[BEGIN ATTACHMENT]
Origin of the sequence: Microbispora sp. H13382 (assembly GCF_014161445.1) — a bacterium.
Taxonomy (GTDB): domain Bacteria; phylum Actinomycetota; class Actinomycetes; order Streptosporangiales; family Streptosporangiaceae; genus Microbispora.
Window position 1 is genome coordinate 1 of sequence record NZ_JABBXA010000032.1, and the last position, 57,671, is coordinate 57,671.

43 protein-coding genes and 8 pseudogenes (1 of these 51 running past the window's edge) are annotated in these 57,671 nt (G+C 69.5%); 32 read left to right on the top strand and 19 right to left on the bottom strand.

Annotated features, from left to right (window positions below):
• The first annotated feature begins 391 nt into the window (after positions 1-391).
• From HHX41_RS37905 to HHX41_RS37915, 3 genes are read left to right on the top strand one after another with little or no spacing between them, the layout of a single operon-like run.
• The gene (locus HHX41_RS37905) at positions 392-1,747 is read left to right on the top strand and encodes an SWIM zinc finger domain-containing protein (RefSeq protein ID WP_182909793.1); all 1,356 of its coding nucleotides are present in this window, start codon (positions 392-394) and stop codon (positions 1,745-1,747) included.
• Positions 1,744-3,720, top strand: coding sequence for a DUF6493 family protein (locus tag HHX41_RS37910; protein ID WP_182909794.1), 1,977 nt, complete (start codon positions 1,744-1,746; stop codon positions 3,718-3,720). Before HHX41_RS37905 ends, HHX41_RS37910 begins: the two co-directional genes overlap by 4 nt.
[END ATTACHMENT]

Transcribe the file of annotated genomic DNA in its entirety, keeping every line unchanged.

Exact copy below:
Origin of the sequence: Microbispora sp. H13382 (assembly GCF_014161445.1) — a bacterium.
Taxonomy (GTDB): domain Bacteria; phylum Actinomycetota; class Actinomycetes; order Streptosporangiales; family Streptosporangiaceae; genus Microbispora.
Window position 1 is genome coordinate 1 of sequence record NZ_JABBXA010000032.1, and the last position, 57,671, is coordinate 57,671.

43 protein-coding genes and 8 pseudogenes (1 of these 51 running past the window's edge) are annotated in these 57,671 nt (G+C 69.5%); 32 read left to right on the top strand and 19 right to left on the bottom strand.

Annotated features, from left to right (window positions below):
• The first annotated feature begins 391 nt into the window (after positions 1-391).
• From HHX41_RS37905 to HHX41_RS37915, 3 genes are read left to right on the top strand one after another with little or no spacing between them, the layout of a single operon-like run.
• The gene (locus HHX41_RS37905) at positions 392-1,747 is read left to right on the top strand and encodes an SWIM zinc finger domain-containing protein (RefSeq protein ID WP_182909793.1); all 1,356 of its coding nucleotides are present in this window, start codon (positions 392-394) and stop codon (positions 1,745-1,747) included.
• Positions 1,744-3,720, top strand: coding sequence for a DUF6493 family protein (locus tag HHX41_RS37910; protein ID WP_182909794.1), 1,977 nt, complete (start codon positions 1,744-1,746; stop codon positions 3,718-3,720). Before HHX41_RS37905 ends, HHX41_RS37910 begins: the two co-directional genes overlap by 4 nt.